Vol 5, No 4 (2019)

Research Articles

  • XML | PDF | downloads: 146 | views: 123 | pages: 82-5

    Background: Choosing the proper approach to surgical treatment of various types of acetabular fractures can play an important role in minimizing adverse outcomes during and after surgery. In the present study, we described our experience on the outcome of Stoppa approach in anterior column acetabular fractures.
    Methods: This was a retrospective analysis of 40 patients with acetabular anterior column fractures that had undergone surgery with Stoppa approach. The study information, Harris Hip Score (HHS), and pre- and post-operative radiographic findings were collected by reviewing the hospital recorded files.
    Results: HHSs of 80 to 100 were achieved in 75.0% of patients. Completed (anatomic reduction less than 2 mm) displacement reduction was found in 97.5%. 2 mg/dl decreased serum level of hemoglobin (Hb) was found in 75.0%, leading to blood transfusion in 60% of subjects. Regarding post-procedural complications, the common event was infection in 15.0%, followed by degenerative joint disease (DJD) in 15.0%. The post-operative complications were similar in men and women, but were significantly higher in patients older than 50 years than the younger patients.
    Conclusion: Stoppa approach is associated with high success rate and the occurrence of rare and tolerable major complications.

  • XML | PDF | downloads: 88 | views: 124 | pages: 86-91

    Background: Shoulder pain and neck pain affect respectively 25% and 43% of the population. The aim of this clinical study is to assess the proportion, correct diagnosis, and treatment of hypertension (HTN) in patients with pain in the neck, shoulder, and upper extremity.
    Methods: 300 patients with complaints of neck, shoulder, or upper extremity pain without trauma or infection were studied from January 2015 to December 2017. After taking the history and examination, the blood pressure of these patients was recorded. Laboratory tests, x-ray, and magnetic resonance imaging (MRI) of the neck and affected shoulder joint were requested. Antihypertensive and symptomatic treatments were prescribed for patients with HTN. In the next visits, new history and examination, including the range of motion (ROM) of neck, shoulder, and upper extremity, blood pressure, and the results of laboratory tests, and images were checked. The final data were analyzed using chi-square test in SPSS software.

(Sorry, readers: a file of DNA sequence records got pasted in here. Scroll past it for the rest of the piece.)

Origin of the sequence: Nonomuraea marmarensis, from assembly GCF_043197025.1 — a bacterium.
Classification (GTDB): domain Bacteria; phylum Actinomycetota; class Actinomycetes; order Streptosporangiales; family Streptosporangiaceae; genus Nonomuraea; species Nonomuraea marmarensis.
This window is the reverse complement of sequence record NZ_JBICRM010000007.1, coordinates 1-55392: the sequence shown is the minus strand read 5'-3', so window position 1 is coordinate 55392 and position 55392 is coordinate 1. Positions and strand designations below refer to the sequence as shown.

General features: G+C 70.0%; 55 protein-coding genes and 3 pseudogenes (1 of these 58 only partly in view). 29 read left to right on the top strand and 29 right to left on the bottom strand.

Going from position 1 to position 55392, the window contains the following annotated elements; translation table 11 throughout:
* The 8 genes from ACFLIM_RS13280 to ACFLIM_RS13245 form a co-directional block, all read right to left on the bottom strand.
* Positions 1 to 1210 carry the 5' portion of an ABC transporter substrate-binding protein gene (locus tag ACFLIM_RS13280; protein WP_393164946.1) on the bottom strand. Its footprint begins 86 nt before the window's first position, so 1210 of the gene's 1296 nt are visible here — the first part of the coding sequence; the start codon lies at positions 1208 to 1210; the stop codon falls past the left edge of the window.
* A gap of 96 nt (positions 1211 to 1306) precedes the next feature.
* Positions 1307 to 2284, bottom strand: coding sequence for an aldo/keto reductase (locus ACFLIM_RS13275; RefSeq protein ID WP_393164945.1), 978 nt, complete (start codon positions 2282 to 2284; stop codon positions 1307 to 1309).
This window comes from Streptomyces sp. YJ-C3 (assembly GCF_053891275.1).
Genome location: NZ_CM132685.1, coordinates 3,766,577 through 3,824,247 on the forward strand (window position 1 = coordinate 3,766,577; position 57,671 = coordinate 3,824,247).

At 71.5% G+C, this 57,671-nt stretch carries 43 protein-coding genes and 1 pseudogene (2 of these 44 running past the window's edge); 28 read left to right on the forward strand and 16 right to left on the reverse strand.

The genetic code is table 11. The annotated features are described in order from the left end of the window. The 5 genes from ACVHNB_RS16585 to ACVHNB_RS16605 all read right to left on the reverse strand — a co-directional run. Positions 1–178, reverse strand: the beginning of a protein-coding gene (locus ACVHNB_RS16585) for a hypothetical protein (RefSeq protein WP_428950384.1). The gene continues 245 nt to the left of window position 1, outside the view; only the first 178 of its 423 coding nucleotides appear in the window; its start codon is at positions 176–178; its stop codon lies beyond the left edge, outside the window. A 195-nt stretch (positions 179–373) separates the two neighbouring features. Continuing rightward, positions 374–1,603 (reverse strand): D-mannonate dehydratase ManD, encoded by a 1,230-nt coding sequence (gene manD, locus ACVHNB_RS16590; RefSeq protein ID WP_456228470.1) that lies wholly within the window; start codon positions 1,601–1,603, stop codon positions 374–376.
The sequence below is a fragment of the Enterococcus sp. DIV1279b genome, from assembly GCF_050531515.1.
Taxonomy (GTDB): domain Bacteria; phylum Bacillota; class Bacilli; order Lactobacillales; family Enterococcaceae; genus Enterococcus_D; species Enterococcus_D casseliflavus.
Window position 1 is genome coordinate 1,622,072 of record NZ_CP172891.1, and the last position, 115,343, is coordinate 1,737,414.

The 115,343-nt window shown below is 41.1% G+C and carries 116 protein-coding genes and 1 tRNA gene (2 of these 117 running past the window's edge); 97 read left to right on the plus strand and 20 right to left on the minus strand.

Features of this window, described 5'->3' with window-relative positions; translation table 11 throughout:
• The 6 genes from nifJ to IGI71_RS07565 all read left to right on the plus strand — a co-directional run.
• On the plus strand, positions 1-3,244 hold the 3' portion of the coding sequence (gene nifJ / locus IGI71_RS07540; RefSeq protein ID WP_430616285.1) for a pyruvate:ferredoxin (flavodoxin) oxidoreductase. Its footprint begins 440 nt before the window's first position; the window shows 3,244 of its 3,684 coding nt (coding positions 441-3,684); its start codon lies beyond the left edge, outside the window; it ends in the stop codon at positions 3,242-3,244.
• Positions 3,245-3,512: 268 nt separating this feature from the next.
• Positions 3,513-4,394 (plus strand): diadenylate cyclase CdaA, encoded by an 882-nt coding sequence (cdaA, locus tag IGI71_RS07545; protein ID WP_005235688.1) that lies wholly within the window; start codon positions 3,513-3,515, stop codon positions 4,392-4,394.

Results: The Prevalence of HTN in patients in the age groups of 20-30, 31-60, and above 60 years were 21%, 44%, and 56 %, respectively. Neck, shoulder, and upper extremity pain and motion improved significantly after antihypertensive and symptomatic treatment in patients with HTN.
    Conclusion: HTN is the most common cause of neck, shoulder, and upper extremity pain in the adults and older patients referring to a physician. Thus, checking blood pressure by a physician or specialist is recommended for adults or older patients with neck, shoulder, or upper extremity pain. Antihypertensive and symptomatic treatments must be prescribed for nonsteroidal anti-inflammatory drugs (NSAIDs), and acetaminophen-codeine and corticosteroids should be prohibited for the patients with HTN.

Case Report

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    Background: Cystic hygroma (cystic lymphangioma) is a malformation of the lymphatic system. It is rare in adults and trauma may be the cause in some cases. Surgical and non-surgical treatment methods have been described in the management of cystic hygroma.
    Case Report: A 38-year-old woman, known case of systemic lupus erythematosus (SLE), presented a huge cystic formation in the posterior aspect of her thigh following trauma. We treated the patient using a combination of three treatment methods including surgical excision, intra-cavity bleomycin injection, and post-operative use of compression pants.


    Conclusion: Huge post-traumatic cystic hygroma in adults is rare. By the combination of the above three therapeutic regimens, there was no cystic lesion recurrence after eight months.

  • XML | PDF | downloads: 332 | views: 459 | pages: 110-2

    Background: Intraosseous stab wounds are extremely rare. Only a few cases have been reported in the upper extremity.
    Case Report: In this report, we presented a case of stab wound to the right shoulder with penetration to the scapula. The patient was successfully managed in a team-based approach. During a 12-month follow-up, he showed no abnormality in passive and active movements or physical examination.
    Conclusion: Relying on the physical examinations and paraclinical studies may be an appropriate substitution for exploration surgery when possible iatrogenic injuries may affect the patient's quality of life.